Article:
Having established that the human TRIM5α K10R mutant is SUMOylated to wild-type levels in cells, we sought to identify the site of SUMO modification on TRIM5α. We generated 4 lysine mutants in strong direct and inverted SUMO consensus motifs as predicted by the JASSA bioinformatic tool25 (Fig. 6a) and tested them for their ability to be SUMOylated. In two different cell types, the K10R, K111R, and K167R mutants were all SUMOylated as wild-type TRIM5α. In contrast, the K84R mutant showed significantly reduced SUMOylation, indicating that this residue is the preferred site for SUMO modification in cells (Fig. 6b, c). This residue is located in the linker 1 region that connects the RING and B-box2 domains (Fig. 6a). Remarkably, K84 resides in a pSUM phosphorylated SUMOylation motif (yKXpSP)25,26 in addition to an antisense SUMOylation consensus motif27, similarly to the corresponding K85 residue in rhesus TRIM5α. Experimental evidence28 and prediction algorithms (PhosphoSite Plus) both confirm that S86 on human TRIM5α and S87 on rhesus TRIM5α are phosphorylated, suggesting that TRIM5α is SUMOylated on a consensus pSUM motif next to a phosphorylated serine.

Fig. 6
Fig. 6

TRIM5α is SUMOylated on residue K84 within a predicted pSUM consensus motif. a Schematic representation of the human TRIM5α protein domains (to scale). The 4 lysines within putative consensus SUMO modification sequences are indicated in red. The corresponding sequences in rhesus TRIM5α are indicated on the right for comparison purposes. b HEK 293T (original blots in Supplementary Figure 5a) and c MDTF cells (original blots in Supplementary Figure 5b) were transfected with the indicated pcDNA human TRIM5α expression constructs. Inputs were monitored by Western blotting using anti-Flag and -GAPDH antibodies. TRIM5α was immunoprecipitated using anti-Flag beads as in Fig. 1a. TRIM5α SUMOylation was assessed by Western blotting on immunoprecipitated TRIM5α using anti-Flag and -SUMO1 antibodies. The TRIM5α*S1 band was readily detectable for all TRIM5α mutants but was noticeably reduced for the K84R mutant, indicating that SUMO is conjugated at this residue. Western blots are representative of 2 independent experiments. d SUMOylation on K84 is required for the antiviral function of TRIM5α. MDTF cells were transfected with the wild-type and mutant human TRIM5α constructs then infected with N-MLV at MOI 2. Top panels show representative fields of wide-field microscopy. Equal transfection efficiency was monitored by flow cytometry (plots below). Mean fluorescence intensity (MFI) was quantified by Fiji software. The graph shows the values from 3 independent fields ± SD and is representative of 2 independent experiments. Human TRIM5α and the K10R, K111R, and K167R mutants all restricted N-MLV, whereas the K84R mutant lost the ability to do so. Scale bar = 50 μm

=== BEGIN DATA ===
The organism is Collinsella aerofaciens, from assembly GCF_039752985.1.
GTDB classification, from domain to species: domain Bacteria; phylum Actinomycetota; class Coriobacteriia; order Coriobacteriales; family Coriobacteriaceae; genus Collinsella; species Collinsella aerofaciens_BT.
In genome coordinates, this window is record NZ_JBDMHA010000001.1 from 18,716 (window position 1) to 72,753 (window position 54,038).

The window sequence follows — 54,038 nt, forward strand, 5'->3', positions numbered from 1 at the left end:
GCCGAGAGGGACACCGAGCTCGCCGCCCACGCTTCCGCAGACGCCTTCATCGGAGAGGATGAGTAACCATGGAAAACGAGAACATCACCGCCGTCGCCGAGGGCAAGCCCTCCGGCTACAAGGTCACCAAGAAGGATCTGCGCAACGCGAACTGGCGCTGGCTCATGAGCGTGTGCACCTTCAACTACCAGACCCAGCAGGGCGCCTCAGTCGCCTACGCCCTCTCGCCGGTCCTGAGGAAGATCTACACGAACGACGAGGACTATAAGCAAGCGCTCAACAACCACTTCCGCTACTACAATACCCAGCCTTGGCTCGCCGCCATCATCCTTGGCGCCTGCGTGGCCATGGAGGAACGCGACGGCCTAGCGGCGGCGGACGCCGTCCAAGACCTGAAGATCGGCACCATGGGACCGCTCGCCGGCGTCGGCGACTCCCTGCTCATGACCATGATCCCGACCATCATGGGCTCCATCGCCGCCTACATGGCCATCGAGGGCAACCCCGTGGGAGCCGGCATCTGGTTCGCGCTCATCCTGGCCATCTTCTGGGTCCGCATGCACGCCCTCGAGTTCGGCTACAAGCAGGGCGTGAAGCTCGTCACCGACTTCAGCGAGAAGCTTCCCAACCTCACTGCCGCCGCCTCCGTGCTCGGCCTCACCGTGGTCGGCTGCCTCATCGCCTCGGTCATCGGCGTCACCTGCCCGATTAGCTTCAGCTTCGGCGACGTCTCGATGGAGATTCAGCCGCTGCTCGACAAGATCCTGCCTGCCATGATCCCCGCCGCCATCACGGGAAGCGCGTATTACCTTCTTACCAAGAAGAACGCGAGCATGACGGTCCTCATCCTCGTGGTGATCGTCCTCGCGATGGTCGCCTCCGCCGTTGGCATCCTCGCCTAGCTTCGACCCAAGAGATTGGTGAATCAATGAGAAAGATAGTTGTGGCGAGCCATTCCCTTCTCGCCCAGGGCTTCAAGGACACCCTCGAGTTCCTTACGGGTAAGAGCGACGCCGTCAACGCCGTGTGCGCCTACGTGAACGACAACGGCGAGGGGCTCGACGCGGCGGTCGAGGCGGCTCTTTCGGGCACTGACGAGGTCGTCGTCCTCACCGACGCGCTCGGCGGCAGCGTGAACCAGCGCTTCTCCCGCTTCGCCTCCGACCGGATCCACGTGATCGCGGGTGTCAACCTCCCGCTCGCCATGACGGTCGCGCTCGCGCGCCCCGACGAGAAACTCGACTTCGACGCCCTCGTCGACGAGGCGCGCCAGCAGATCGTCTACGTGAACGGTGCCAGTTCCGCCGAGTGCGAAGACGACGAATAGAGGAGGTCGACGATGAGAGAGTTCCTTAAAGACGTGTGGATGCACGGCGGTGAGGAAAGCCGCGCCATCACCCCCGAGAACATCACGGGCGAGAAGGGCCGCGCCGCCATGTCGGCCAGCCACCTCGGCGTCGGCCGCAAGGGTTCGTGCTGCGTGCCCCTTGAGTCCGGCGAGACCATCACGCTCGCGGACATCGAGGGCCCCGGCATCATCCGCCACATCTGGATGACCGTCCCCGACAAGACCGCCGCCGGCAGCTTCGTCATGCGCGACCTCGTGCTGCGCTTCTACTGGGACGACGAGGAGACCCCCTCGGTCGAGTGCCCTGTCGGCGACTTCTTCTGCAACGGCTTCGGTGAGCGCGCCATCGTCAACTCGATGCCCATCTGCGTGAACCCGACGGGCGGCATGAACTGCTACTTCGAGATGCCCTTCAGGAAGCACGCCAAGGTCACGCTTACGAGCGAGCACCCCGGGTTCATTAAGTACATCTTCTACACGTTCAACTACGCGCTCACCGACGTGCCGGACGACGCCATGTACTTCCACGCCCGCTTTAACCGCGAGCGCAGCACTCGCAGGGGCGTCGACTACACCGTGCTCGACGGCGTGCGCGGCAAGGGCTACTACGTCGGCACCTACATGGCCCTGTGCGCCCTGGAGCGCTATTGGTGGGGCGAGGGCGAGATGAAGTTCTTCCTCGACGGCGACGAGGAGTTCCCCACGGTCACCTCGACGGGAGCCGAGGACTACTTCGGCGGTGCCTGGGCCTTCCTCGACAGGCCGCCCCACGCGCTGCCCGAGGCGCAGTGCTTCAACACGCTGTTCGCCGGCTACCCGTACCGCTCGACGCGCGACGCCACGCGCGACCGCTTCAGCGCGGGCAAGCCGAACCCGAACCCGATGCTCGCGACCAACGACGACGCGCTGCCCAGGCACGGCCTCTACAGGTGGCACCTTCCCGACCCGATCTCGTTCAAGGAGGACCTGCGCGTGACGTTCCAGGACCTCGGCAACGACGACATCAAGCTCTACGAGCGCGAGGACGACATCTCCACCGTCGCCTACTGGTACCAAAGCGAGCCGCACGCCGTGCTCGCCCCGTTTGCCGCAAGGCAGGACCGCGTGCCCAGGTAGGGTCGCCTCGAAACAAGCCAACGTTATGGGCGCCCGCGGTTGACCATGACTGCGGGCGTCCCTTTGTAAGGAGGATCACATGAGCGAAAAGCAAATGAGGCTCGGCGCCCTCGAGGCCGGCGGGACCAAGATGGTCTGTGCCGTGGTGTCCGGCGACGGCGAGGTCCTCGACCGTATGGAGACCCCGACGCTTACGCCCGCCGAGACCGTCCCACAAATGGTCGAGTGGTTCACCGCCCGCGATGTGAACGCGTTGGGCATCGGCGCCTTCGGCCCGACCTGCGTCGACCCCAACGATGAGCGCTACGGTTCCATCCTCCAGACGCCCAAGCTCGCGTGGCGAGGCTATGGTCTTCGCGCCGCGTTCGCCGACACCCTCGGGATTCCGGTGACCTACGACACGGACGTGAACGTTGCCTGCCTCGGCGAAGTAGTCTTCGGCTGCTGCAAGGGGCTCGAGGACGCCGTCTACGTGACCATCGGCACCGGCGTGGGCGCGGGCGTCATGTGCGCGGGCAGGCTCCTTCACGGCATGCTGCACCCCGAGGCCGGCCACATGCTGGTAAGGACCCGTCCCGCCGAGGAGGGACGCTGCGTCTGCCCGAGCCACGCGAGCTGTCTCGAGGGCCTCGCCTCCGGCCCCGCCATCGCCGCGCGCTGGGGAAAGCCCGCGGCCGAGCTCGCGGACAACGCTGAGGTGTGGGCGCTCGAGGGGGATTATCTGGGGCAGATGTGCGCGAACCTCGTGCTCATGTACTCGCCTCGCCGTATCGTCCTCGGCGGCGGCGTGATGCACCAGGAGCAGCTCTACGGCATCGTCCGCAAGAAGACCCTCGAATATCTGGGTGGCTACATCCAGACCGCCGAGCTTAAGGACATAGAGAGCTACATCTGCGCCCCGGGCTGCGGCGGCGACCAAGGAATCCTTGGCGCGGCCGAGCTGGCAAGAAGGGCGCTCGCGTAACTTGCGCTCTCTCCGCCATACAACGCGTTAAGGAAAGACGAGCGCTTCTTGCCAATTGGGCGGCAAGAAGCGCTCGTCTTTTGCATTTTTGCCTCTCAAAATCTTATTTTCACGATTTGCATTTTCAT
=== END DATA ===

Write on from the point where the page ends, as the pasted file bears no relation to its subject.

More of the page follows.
We next tested the K84R mutant for its antiviral activity. Non-restrictive MDTF cells were transfected with the different human TRIM5α constructs. Transfection efficiency was found to be around 30% for all samples (Fig. 6d). The K10R, K111R, and K167R mutants all restricted N-MLV efficiently. In contrast however, the K84R mutant cancelled the antiviral activity of TRIM5α, indicating that SUMOylation at K84 is essential for TRIM5α function (Fig. 6d).


Restriction factors are considered the first line of defense against viruses, however little is known about how their antiviral function is regulated in cells. Evidence suggests that the antiviral activity of TRIM5α can be regulated by the SUMO machinery9,10,11,13 but how this is achieved was until now unknown. To our knowledge, we show for the first time that a nuclear pore component, Nup358 also called RanBP2, SUMOylates the retroviral restriction factor TRIM5α and promotes its antiviral activity.